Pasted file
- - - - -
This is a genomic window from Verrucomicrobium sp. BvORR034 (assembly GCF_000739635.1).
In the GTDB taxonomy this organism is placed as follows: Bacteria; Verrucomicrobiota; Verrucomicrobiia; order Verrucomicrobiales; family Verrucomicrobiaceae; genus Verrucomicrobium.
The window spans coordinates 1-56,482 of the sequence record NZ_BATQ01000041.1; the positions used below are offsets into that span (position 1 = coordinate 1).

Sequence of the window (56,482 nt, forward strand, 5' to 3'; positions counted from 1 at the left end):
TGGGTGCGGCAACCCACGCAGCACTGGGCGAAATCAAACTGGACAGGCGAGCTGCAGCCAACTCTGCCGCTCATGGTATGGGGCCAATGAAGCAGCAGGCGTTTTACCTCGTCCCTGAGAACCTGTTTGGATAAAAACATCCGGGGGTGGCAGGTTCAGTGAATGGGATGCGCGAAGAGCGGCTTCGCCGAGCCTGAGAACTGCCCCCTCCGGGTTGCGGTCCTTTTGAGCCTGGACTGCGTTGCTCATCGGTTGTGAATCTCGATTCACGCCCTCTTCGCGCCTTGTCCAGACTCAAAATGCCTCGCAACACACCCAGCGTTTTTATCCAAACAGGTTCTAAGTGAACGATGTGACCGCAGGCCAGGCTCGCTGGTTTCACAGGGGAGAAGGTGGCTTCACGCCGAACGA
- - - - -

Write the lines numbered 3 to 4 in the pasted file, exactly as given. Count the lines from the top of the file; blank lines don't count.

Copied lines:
The window spans coordinates 1-56,482 of the sequence record NZ_BATQ01000041.1; the positions used below are offsets into that span (position 1 = coordinate 1).

Sequence of the window (56,482 nt, forward strand, 5' to 3'; positions counted from 1 at the left end):